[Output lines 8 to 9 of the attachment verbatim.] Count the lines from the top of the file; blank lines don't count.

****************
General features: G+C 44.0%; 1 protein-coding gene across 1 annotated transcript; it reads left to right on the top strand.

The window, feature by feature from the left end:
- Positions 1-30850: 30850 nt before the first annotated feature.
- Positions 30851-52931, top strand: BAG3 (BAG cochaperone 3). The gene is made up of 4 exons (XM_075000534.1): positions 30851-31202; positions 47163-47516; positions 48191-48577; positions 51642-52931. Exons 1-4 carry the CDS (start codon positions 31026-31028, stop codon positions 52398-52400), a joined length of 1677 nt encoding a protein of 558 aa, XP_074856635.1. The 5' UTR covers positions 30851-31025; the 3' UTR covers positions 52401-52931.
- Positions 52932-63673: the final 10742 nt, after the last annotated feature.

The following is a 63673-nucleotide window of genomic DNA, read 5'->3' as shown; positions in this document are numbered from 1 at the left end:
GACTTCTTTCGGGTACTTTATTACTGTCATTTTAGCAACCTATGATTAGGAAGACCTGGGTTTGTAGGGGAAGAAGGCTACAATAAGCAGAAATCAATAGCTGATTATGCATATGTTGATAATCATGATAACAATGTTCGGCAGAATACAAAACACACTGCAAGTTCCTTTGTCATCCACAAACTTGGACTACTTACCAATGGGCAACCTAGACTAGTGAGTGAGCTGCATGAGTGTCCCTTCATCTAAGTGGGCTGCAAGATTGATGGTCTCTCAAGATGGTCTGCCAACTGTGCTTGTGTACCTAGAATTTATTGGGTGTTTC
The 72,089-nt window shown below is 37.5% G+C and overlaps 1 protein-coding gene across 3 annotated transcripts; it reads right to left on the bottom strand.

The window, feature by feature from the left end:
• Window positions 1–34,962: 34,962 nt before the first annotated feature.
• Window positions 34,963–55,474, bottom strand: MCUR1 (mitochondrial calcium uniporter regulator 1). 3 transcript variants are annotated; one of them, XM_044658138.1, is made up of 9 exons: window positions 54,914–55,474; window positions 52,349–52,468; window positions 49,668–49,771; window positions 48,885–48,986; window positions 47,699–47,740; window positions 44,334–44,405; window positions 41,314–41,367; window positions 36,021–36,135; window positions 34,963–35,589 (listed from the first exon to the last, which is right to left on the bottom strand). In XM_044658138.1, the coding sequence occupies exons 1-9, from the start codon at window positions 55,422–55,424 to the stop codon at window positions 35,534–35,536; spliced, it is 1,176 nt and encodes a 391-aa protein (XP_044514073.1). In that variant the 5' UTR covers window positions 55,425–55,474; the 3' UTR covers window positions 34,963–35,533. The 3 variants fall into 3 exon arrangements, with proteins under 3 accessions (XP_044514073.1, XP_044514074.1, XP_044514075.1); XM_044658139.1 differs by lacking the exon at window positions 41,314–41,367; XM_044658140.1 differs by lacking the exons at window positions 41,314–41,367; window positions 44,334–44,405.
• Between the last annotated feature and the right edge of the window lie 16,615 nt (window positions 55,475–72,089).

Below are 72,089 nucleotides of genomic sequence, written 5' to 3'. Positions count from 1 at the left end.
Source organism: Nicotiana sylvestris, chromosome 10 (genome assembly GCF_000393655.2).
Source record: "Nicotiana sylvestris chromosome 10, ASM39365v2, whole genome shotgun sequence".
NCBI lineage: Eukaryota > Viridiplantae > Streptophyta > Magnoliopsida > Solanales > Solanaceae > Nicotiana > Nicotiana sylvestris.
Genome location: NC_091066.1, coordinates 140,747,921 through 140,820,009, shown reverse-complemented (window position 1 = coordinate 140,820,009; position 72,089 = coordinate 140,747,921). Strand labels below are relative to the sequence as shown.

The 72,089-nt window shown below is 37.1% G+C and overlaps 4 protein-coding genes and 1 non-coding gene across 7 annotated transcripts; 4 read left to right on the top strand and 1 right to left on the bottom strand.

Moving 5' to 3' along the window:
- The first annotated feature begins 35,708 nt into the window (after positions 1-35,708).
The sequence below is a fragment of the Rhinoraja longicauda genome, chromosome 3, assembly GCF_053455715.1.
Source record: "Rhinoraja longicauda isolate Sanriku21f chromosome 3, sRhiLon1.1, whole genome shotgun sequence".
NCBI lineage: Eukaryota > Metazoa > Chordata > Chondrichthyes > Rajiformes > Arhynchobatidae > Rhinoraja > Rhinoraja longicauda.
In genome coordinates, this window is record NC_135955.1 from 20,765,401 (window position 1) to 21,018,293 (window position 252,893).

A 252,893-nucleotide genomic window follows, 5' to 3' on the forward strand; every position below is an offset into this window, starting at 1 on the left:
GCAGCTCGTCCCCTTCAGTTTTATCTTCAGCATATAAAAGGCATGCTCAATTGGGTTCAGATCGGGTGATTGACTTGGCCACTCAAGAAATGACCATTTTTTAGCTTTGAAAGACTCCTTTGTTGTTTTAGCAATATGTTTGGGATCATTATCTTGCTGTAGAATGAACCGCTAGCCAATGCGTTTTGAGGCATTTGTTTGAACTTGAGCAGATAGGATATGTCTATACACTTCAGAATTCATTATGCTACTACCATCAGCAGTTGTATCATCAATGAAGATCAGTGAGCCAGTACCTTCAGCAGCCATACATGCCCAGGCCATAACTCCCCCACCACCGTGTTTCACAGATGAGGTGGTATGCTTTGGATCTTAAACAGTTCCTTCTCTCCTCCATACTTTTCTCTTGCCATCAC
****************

The 72,089-nt window shown below is 37.5% G+C and overlaps 1 protein-coding gene across 3 annotated transcripts; it reads right to left on the bottom strand.

The window, feature by feature from the left end: